Nestled in the heart of the underground path was an entirely inorganic structure that would have obstructed her way, were it not so violently torn up. It looked, for lack of better words, like a crude spacecraft made of a non-metal material. The thought of a spacefaring vessel being made of anything but high-quality alloy was undoubtedly foreign to Emily, but so was every other aspect of the craft. It looked like a series of rings linked like a chain, only connected directly by brief contact points. The outside gleamed like volcanic rock, and within there were no screens or even the indication of hollow displays but a great deal of crystal-like pieces set into the interior. If what was written here and there on the inside and outside were in a language, it was one neither Emily or her scanners could place. However, the ship was derelict and desolate, which meant it was more than safe for Emily to approach and climb inside.

The only passage through the tunnel was to traverse the alien ship, but Emily took her time in doing so. It wasn’t an extremely comfortable place to rest, but to give herself a minute, without parts of the suit on was enough for her. Sliding off the helmet afforded her a breath that was not heavily scented with acid; somehow, the ship had kept out that effect. Painstakingly, Emily dropped off the right shoulder pad and covering for her arm. There was a dark network of veins running down the arm, getting more frequent and clotted closer to her torso. Lifting off the breastplate, Emily exposed the horrible truth to herself. Though she had her suspicions of an infection, there was nothing that could prepare her for what she saw.

The plug running from the shell into her breast was barely in, puss and a thick, black syrup leaked out, nearly forcing it from her. A cluster of darkness sat beneath her skin, swelling tissue to roughly twice its normal size. Worse still, three more plugs across her body felt like they were burning with the same sensation. Yet, the infection wasn’t the only trouble. Looking to her stomach, Emily could hardly tell whose body she was in. She had never been in great shape, a little chubby with a fair amount of muscle beneath the extra weight, but now she was the exact opposite. Bones could be seen without difficulty, she had dropped an exorbitant amount of weight in only days. Perhaps Emily had noticed some weight loss the last time the suit was off, but now it was far more than a suspicion. Emily felt like she was going to be sick, there was a certainty that she would die even if she made it off-world, but Emily was confident that all this was the fault of her little cappera.

Purging the shell would be one command, and then there would likely be a short span of time until she expired. There was no way she could lie to the Foundation. Even if she got aboard without the cappera, the ship would be ordered to either remove her or not treat her injuries. And then, even if she miraculously survived her injuries and made it back to a fleet ship, she would likely face jail time for destroying a specimen. Talk of those incidents were rarely acknowledged, hushed whispers no one care regard as more than rumors, but the word still got around. The state of her body was a reminder or a clencher, really. Emily had to get up and move as fast as she could if she even wanted to survive this ordeal.

Replacing the armor, knowing precisely what was going on with her body or how soon her atrophied flesh could give way, however, was a damning thing. If her morale could not get any lower, the knowledge she was little more than walking dead meant quite the hit to her hope. Nonetheless, she had only half a day’s walk to make it to the low cliffs that led down into the center of the planet. The fact that nearing the exposed core of an alien world was the safest place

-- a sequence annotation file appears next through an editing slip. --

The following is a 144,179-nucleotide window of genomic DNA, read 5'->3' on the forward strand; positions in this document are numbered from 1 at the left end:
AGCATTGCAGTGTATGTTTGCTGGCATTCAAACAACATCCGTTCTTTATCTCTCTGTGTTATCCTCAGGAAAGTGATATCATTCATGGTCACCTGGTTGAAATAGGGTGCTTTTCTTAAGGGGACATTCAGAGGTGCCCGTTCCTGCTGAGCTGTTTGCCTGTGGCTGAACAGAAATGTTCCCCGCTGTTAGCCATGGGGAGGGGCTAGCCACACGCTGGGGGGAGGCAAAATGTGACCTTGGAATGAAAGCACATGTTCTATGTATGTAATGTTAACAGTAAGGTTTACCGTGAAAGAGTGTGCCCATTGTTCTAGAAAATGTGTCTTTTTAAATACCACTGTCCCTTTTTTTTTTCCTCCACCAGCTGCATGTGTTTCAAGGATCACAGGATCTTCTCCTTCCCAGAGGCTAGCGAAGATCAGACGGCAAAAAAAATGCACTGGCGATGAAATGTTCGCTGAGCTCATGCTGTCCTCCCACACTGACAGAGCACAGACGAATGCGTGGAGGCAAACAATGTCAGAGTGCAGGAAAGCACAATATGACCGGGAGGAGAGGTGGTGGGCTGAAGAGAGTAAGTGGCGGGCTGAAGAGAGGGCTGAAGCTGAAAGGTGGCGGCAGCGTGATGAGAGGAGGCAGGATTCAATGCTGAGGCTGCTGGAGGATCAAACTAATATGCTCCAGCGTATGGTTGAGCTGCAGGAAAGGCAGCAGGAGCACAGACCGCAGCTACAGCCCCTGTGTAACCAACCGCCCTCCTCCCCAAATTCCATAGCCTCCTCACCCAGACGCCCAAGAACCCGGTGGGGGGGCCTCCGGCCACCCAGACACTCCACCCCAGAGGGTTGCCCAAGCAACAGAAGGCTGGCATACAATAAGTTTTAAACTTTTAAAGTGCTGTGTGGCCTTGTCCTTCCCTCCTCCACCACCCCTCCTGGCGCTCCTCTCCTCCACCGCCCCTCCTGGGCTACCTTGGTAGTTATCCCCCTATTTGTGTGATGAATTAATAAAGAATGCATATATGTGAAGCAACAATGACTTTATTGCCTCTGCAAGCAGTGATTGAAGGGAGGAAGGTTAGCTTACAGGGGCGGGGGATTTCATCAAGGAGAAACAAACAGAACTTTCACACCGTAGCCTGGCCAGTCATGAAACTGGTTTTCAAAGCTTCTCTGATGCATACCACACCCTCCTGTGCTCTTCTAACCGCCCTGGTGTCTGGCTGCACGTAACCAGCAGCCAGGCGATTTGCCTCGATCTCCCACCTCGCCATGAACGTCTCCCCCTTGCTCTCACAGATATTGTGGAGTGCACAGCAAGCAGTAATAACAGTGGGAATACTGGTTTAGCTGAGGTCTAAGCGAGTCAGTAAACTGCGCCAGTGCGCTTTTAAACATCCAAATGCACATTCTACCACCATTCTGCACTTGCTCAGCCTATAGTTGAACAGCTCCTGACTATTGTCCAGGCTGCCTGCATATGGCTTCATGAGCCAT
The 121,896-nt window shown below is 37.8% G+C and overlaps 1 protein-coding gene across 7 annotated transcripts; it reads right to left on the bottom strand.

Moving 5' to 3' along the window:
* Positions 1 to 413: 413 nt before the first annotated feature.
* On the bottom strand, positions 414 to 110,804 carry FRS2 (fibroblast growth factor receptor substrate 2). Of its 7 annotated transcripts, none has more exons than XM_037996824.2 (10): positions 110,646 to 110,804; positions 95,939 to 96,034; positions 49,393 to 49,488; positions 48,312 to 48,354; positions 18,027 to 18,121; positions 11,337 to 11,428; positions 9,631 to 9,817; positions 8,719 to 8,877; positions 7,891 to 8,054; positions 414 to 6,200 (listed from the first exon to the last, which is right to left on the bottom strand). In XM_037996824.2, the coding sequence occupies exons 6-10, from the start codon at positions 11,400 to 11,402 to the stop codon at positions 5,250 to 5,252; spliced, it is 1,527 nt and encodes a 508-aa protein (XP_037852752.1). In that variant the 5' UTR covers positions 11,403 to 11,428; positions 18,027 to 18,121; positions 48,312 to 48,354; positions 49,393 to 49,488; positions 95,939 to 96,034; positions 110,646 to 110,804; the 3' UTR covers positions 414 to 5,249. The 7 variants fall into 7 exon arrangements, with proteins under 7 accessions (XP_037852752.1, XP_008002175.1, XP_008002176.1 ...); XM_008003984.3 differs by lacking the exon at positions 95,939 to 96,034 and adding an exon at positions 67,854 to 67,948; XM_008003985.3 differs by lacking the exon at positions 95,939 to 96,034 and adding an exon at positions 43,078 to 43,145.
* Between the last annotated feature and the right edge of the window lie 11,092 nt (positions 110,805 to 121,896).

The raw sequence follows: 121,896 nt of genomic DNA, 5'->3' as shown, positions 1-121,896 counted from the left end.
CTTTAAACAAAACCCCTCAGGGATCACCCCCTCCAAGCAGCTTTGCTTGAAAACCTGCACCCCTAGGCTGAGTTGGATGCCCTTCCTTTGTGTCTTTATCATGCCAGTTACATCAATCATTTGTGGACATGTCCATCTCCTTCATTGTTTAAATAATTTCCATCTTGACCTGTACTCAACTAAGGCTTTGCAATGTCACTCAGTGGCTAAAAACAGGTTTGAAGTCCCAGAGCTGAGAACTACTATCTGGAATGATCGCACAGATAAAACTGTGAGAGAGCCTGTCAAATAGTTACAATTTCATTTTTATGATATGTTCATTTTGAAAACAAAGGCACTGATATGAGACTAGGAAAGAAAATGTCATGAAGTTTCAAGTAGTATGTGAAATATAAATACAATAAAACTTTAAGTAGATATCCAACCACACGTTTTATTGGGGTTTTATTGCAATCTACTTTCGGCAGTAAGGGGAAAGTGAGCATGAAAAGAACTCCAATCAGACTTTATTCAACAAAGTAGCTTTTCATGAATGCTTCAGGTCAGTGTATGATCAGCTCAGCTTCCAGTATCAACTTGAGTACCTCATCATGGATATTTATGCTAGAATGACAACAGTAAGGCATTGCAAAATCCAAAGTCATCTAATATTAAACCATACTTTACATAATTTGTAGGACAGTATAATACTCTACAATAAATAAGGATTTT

to extract now that the Foundation understood the dangers of landing said a lot about Yhoriel. They would risk lives if they could just drop workers in like the outpost had been, but jeopardizing a ship was big money. Not as though those at the top were worried about those kinds of expenses. They just knew it was harder to justify and could mean the loss of precious cargo.

Emily took one last look at the ship before she began down the path again. There was little inside that could help her. If she could identify even some of the material still packed in the ages-old craft, Emily would have surprised herself. However, all she could note were coils of some organic substance, the crystals that lined the walls, and globs of dense paste that leaked from canisters stored in almost every compartment. Whatever could be salvaged would not be worth the time she wasted in trying to collect it. By the time Emily had anything of worth, the extraction window would be passed, or she may just as well have passed on. With still shaking legs, Emily forged on through the darkened underground passage.

Raising the level of exposure through her helmet, Emily just barely kept proper footing through the pitch-black tunnel. It was sometime after leaving the alien ship that she finally received a status log from the science team. The message had likely been delayed a time as she was underground, and the signal would need extra time to find her receiver. Though older models wouldn’t have received the notice at all, the model Emily wore had a more robust antenna capable of subterranean communication with ships in space. Allowing the charts to display in full, Emily paused to glance over everything and couldn’t be more upset with the results. It wasn’t that the cappera was in bad shape, it lacked fundamental nutrients at the moment, but it was no long-term issue. The readings they sent back concerning Emily herself were what attracted her ire. They were content in saying she was perfectly well, no weight drop or infections, no form of physical or mental issues cropping up at all. The notion they would send down a clean bill of health for her made Emily want to abort the specimen right then and there, but cooler heads prevailed. She had the last stretch to go, and could only hope it was a short one.